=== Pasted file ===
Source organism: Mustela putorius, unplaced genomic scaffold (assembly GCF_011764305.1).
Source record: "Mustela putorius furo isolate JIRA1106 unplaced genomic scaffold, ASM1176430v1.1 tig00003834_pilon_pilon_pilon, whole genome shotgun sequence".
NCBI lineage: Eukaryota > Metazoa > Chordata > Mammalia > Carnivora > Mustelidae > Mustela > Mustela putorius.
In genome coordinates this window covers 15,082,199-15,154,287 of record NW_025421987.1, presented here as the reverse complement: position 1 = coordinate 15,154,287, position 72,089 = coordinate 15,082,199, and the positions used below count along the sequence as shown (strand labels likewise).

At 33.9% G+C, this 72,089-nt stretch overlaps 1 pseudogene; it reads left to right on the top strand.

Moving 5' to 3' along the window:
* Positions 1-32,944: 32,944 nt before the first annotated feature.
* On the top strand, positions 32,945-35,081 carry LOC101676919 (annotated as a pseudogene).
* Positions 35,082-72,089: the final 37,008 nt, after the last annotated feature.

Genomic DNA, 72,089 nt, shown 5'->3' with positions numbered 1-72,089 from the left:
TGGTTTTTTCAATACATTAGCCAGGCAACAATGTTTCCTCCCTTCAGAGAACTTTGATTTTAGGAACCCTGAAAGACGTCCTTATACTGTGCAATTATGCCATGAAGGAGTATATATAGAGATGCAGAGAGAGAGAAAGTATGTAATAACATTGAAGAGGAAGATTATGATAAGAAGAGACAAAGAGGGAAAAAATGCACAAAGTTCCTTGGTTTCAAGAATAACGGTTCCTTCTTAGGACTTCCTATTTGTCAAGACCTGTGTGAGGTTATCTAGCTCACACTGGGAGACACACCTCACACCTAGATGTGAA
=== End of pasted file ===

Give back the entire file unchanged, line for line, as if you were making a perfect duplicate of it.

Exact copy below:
Source organism: Mustela putorius, unplaced genomic scaffold (assembly GCF_011764305.1).
Source record: "Mustela putorius furo isolate JIRA1106 unplaced genomic scaffold, ASM1176430v1.1 tig00003834_pilon_pilon_pilon, whole genome shotgun sequence".
NCBI lineage: Eukaryota > Metazoa > Chordata > Mammalia > Carnivora > Mustelidae > Mustela > Mustela putorius.
In genome coordinates this window covers 15,082,199-15,154,287 of record NW_025421987.1, presented here as the reverse complement: position 1 = coordinate 15,154,287, position 72,089 = coordinate 15,082,199, and the positions used below count along the sequence as shown (strand labels likewise).

At 33.9% G+C, this 72,089-nt stretch overlaps 1 pseudogene; it reads left to right on the top strand.

Moving 5' to 3' along the window:
* Positions 1-32,944: 32,944 nt before the first annotated feature.
* On the top strand, positions 32,945-35,081 carry LOC101676919 (annotated as a pseudogene).
* Positions 35,082-72,089: the final 37,008 nt, after the last annotated feature.

Genomic DNA, 72,089 nt, shown 5'->3' with positions numbered 1-72,089 from the left:
TGGTTTTTTCAATACATTAGCCAGGCAACAATGTTTCCTCCCTTCAGAGAACTTTGATTTTAGGAACCCTGAAAGACGTCCTTATACTGTGCAATTATGCCATGAAGGAGTATATATAGAGATGCAGAGAGAGAGAAAGTATGTAATAACATTGAAGAGGAAGATTATGATAAGAAGAGACAAAGAGGGAAAAAATGCACAAAGTTCCTTGGTTTCAAGAATAACGGTTCCTTCTTAGGACTTCCTATTTGTCAAGACCTGTGTGAGGTTATCTAGCTCACACTGGGAGACACACCTCACACCTAGATGTGAA